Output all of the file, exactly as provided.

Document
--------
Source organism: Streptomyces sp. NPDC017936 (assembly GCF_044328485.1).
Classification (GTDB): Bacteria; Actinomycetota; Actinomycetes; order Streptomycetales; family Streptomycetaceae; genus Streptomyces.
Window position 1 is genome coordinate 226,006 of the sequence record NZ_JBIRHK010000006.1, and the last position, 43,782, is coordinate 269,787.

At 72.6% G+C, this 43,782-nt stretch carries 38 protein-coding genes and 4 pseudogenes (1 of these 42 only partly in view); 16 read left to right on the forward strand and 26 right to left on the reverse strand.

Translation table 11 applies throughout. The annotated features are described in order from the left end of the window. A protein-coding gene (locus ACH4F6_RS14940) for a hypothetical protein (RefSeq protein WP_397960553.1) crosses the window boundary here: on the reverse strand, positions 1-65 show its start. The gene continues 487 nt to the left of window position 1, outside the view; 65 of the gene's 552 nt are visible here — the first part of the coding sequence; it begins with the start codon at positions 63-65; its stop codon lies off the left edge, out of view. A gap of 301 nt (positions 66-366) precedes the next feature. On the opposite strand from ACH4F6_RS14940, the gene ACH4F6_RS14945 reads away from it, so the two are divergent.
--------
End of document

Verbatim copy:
Source organism: Streptomyces sp. NPDC017936 (assembly GCF_044328485.1).
Classification (GTDB): Bacteria; Actinomycetota; Actinomycetes; order Streptomycetales; family Streptomycetaceae; genus Streptomyces.
Window position 1 is genome coordinate 226,006 of the sequence record NZ_JBIRHK010000006.1, and the last position, 43,782, is coordinate 269,787.

At 72.6% G+C, this 43,782-nt stretch carries 38 protein-coding genes and 4 pseudogenes (1 of these 42 only partly in view); 16 read left to right on the forward strand and 26 right to left on the reverse strand.

Translation table 11 applies throughout. The annotated features are described in order from the left end of the window. A protein-coding gene (locus ACH4F6_RS14940) for a hypothetical protein (RefSeq protein WP_397960553.1) crosses the window boundary here: on the reverse strand, positions 1-65 show its start. The gene continues 487 nt to the left of window position 1, outside the view; 65 of the gene's 552 nt are visible here — the first part of the coding sequence; it begins with the start codon at positions 63-65; its stop codon lies off the left edge, out of view. A gap of 301 nt (positions 66-366) precedes the next feature. On the opposite strand from ACH4F6_RS14940, the gene ACH4F6_RS14945 reads away from it, so the two are divergent.